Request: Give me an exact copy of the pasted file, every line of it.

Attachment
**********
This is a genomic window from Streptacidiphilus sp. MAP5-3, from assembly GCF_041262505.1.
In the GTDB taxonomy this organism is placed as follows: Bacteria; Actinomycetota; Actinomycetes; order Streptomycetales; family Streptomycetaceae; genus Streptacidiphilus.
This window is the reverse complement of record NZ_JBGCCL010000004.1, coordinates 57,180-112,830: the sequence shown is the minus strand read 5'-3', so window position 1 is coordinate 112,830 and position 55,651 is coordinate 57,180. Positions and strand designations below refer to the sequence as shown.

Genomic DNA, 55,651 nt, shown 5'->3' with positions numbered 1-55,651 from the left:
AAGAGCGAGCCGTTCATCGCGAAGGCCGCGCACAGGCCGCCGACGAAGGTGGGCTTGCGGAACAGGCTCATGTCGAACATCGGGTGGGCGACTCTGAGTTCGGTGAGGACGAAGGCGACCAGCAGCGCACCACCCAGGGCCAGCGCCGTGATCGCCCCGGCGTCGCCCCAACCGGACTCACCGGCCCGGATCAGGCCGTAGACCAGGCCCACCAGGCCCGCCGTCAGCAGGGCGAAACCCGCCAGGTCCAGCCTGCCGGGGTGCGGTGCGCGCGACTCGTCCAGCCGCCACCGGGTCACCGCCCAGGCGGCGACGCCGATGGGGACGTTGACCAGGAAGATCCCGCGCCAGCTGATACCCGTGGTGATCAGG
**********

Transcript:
This is a genomic window from Streptacidiphilus sp. MAP5-3, from assembly GCF_041262505.1.
In the GTDB taxonomy this organism is placed as follows: Bacteria; Actinomycetota; Actinomycetes; order Streptomycetales; family Streptomycetaceae; genus Streptacidiphilus.
This window is the reverse complement of record NZ_JBGCCL010000004.1, coordinates 57,180-112,830: the sequence shown is the minus strand read 5'-3', so window position 1 is coordinate 112,830 and position 55,651 is coordinate 57,180. Positions and strand designations below refer to the sequence as shown.

Genomic DNA, 55,651 nt, shown 5'->3' with positions numbered 1-55,651 from the left:
AAGAGCGAGCCGTTCATCGCGAAGGCCGCGCACAGGCCGCCGACGAAGGTGGGCTTGCGGAACAGGCTCATGTCGAACATCGGGTGGGCGACTCTGAGTTCGGTGAGGACGAAGGCGACCAGCAGCGCACCACCCAGGGCCAGCGCCGTGATCGCCCCGGCGTCGCCCCAACCGGACTCACCGGCCCGGATCAGGCCGTAGACCAGGCCCACCAGGCCCGCCGTCAGCAGGGCGAAACCCGCCAGGTCCAGCCTGCCGGGGTGCGGTGCGCGCGACTCGTCCAGCCGCCACCGGGTCACCGCCCAGGCGGCGACGCCGATGGGGACGTTGACCAGGAAGATCCCGCGCCAGCTGATACCCGTGGTGATCAGG